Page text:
φέρεις οἶν, φέρες αἶγα, φέρεις ἄπυ ματέρι παῖδα.
Hesperus, you bring back again
What the dawn light scatters,
Bringing the sheep: bringing the kid:
Bringing the little child back to its mother.
- Sappho of Lesbos (Fragment 95)
The Hesperides were daughters of Atlas, an enormous giant, who, as the ancients believed, stood upon the western confines of the earth, and supported the heavens on his shoulders. Their mother was Hesperis, a personification of the "region of the West," where the sun continued to shine after he had set on Greece, and where, as travellers told, was an abundance of choice delicious fruits, which could only have been produced by a special divine influence. The Gardens of the Hesperides with the golden apples were believed to exist in some island in the ocean, or, as it was sometimes thought, in the islands on the north or west coast of Africa. They were far-famed in antiquity; for it was there that springs of nectar flowed by the couch of Zeus, and there that the earth displayed the rarest blessings of the gods; it was another Eden. As knowledge increased with regard to western lands, it became necessary to move this paradise farther and farther out into the Western Ocean. [Alexander Murray, "Manual of Mythology," 1888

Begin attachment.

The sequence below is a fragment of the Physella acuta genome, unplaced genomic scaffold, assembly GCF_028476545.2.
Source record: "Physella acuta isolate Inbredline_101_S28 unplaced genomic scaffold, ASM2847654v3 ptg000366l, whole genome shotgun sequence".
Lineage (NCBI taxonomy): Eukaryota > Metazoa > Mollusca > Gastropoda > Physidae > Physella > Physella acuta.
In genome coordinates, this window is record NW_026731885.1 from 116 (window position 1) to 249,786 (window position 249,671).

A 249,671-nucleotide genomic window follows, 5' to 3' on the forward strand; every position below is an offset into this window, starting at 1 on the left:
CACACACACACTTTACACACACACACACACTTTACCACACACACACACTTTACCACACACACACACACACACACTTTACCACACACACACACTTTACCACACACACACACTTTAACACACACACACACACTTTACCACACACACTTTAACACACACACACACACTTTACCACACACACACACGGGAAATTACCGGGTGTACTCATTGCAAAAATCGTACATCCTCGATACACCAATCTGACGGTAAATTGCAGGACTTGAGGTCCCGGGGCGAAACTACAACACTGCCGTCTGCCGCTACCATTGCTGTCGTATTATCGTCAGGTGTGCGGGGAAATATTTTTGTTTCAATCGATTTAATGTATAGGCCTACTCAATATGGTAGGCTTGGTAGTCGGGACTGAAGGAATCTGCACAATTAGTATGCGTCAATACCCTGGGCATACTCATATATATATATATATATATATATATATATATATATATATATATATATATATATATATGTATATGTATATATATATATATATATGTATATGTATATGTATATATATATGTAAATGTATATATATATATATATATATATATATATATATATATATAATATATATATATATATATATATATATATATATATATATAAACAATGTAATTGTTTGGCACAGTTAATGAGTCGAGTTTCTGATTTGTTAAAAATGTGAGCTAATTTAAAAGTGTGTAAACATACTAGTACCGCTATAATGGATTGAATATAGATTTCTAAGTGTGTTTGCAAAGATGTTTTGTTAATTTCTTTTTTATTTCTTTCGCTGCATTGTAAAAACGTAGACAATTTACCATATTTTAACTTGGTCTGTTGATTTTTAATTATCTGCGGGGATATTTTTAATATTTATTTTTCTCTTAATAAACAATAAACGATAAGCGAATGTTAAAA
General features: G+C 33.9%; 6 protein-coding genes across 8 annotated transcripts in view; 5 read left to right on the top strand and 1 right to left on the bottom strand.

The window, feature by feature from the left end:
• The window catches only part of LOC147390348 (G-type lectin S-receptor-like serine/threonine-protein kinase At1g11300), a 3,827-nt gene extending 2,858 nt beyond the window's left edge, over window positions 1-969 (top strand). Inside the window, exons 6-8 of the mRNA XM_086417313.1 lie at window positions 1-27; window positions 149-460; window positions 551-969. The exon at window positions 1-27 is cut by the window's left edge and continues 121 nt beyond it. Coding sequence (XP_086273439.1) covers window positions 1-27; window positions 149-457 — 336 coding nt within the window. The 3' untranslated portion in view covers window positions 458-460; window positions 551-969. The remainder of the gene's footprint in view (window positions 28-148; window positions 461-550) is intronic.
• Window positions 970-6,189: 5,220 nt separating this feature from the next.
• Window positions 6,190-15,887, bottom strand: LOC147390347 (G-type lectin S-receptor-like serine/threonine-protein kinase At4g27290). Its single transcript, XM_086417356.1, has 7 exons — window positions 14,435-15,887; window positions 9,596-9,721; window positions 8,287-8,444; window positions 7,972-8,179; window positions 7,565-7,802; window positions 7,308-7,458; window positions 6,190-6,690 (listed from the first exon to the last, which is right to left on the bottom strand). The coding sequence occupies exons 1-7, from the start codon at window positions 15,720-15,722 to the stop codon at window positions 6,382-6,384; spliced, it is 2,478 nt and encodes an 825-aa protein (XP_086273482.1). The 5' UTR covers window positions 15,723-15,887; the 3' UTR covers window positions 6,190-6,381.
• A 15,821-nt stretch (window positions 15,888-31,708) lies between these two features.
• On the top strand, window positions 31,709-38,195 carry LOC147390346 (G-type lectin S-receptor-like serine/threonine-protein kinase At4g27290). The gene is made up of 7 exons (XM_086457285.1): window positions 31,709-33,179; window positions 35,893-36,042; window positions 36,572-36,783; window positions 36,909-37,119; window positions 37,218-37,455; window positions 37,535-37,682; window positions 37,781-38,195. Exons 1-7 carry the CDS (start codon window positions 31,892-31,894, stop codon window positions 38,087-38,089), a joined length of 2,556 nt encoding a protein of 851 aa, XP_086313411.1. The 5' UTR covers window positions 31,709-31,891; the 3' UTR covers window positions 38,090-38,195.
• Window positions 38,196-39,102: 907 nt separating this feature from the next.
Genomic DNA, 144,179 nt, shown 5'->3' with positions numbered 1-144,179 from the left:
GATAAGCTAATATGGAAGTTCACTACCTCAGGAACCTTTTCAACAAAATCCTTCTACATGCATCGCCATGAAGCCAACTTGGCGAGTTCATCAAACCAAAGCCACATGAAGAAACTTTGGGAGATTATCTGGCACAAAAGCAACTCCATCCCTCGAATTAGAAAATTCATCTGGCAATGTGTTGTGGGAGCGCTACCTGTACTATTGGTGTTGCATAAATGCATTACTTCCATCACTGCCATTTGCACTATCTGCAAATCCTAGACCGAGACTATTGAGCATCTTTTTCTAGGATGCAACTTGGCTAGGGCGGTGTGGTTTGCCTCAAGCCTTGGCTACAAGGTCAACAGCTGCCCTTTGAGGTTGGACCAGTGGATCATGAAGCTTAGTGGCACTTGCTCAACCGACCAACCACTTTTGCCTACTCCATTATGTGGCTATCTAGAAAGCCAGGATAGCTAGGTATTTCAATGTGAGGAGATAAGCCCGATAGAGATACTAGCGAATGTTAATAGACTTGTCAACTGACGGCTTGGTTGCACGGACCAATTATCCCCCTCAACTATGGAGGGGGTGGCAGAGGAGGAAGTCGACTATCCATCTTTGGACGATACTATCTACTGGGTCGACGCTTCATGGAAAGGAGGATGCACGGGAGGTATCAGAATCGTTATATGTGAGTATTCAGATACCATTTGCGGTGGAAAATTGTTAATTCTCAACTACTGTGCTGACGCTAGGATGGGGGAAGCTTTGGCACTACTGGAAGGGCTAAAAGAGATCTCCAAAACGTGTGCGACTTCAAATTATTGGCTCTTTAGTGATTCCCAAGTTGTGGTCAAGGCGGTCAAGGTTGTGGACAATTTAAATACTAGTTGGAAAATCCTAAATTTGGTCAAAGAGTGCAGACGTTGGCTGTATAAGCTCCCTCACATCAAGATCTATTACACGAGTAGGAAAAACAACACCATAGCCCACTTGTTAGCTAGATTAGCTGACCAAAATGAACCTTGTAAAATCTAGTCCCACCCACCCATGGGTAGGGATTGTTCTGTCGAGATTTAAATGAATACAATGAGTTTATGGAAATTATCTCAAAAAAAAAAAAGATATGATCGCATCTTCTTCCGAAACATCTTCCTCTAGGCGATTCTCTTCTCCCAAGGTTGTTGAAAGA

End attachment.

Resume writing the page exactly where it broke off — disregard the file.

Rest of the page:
*Hesperus (Greek Hesperos) is the personification of the "evening star", the planet Venus in the evening. His name is sometimes conflated with the names for his brother, the personification of the planet as the "morning star" Eosphorus (Greek Ἐωσφόρος, "bearer of dawn") or Phosphorus (Ancient Greek: Φωσφόρος, "bearer of light", often translated as "Lucifer" in Latin), since they are all personifications of the same planet Venus. "Heosphoros" in the Greek LXX Septuagint and "Lucifer" in Jerome's Latin Vulgate were used to translate the Hebrew "Helel" (Venus as the brilliant, bright or shining one), "son of Shahar (Dawn)" in the Hebrew version of Isaiah 14:12.
When named thus by the ancient Greeks, it was thought that Eosphorus (Venus in the morning) and Hesperos (Venus in the evening) were two different celestial objects. The Greeks later accepted the Babylonian view that the two were the same, and the Babylonian identification of the planets with the Great Gods, and dedicated the "wandering star" (planet) to Aphrodite (Roman Venus), as the equivalent of Ishtar.
Eosphorus/Hesperus was said to be the father of Ceyx and Daedalion. In some sources, he is also said to be the father of the Hesperides...